Jun 302010

As readers of this blog are probably aware, the prevailing theory of AD is that amyloid precursor protein is somehow aberrantly cleaved as it is secreted by neurons, and leads to the formation of beta-amyloid. Beta amyloid is a toxic “oligomer” or protein fragment that becomes improperly folded, and deposits into plaques. It is believed that the small oligomers of beta amyloid are more toxic than their larger aggregated counterparts (i.e.,amyloid fibrils), and in fact, […]

Jun 242010

Building on their previous discovery that people with Alzheimer’s have beta-amyloid deposits that appear as unusual cataracts in the lens of the eye, a team of researchers led by Dr. Lee Goldstein at Boston University School of Medicine, has discovered that beta-amyloid also accumulates in the eyes of people with Down syndrome. Down syndrome patients develop symptoms of Alzheimer’s Disease often by the age of 30 because they have an extra copy of a key […]

Jun 162010

Readers, A relationship between vascular risk factors and Alzheimer disease has been considered for over 20 years. In fact, it was widely accepted that “a hardening of the arteries” was to blame for senile dementias. There is also evidence that vascular diseases such as stroke, atherosclerosis, and hypertension are associated with an increased risk of dementia and AD, and that an abnormally elevated level of fibrinogen, the protein critical for blood clot formation, is correlated […]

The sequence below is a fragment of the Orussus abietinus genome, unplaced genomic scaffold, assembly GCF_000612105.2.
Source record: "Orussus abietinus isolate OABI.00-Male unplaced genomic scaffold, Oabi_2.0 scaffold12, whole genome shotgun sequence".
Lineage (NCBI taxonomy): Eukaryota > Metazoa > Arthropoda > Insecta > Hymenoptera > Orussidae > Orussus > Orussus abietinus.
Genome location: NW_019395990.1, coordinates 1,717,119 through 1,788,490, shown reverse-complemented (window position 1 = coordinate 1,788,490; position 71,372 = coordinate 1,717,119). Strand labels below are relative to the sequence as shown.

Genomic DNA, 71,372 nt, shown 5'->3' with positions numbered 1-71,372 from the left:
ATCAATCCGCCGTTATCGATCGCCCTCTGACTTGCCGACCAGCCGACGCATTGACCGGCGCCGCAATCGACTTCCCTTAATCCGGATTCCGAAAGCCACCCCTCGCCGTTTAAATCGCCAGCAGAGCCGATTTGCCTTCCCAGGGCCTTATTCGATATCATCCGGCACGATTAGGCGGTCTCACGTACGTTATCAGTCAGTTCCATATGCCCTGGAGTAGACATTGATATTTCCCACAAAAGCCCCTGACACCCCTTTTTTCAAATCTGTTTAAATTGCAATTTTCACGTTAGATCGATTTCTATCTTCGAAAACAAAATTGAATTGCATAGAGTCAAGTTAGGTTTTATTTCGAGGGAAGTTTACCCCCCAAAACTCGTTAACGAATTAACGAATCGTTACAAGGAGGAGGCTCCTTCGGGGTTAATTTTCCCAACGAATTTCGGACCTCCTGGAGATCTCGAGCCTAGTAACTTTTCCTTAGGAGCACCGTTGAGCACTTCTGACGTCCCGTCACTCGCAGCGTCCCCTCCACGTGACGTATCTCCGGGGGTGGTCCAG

Jun 082010

Increasing evidence indicates that there are reductions in testosterone and estrogen levels in older men and women. These hormonal reductions may be risk factors for cognitive impairment and the development of Alzheimer’s disease (AD). As testosterone levels decline as men age, there is an urge to treat this natural process with hormone replacement, just as it is done for many women undergoing menopause. The enzyme aromatase in the male brain converts some of the testosterone […]

Jun 022010

Readers, The Alzheimer’s Disease Neuroimaging Initiative (ADNI) continues to provide us with greater and more detailed information about AD. For quite some time, we have known that the ApoE4 genotype leads to an increased risk of developing sporadic AD. Patients with the ApoE4 gene (carriers) typically develop Alzheimer’s disease five to seven years earlier than those without the gene (non-carriers). One or more copies of the ApoE4 gene are present in 20 percent to 30 percent of the […]

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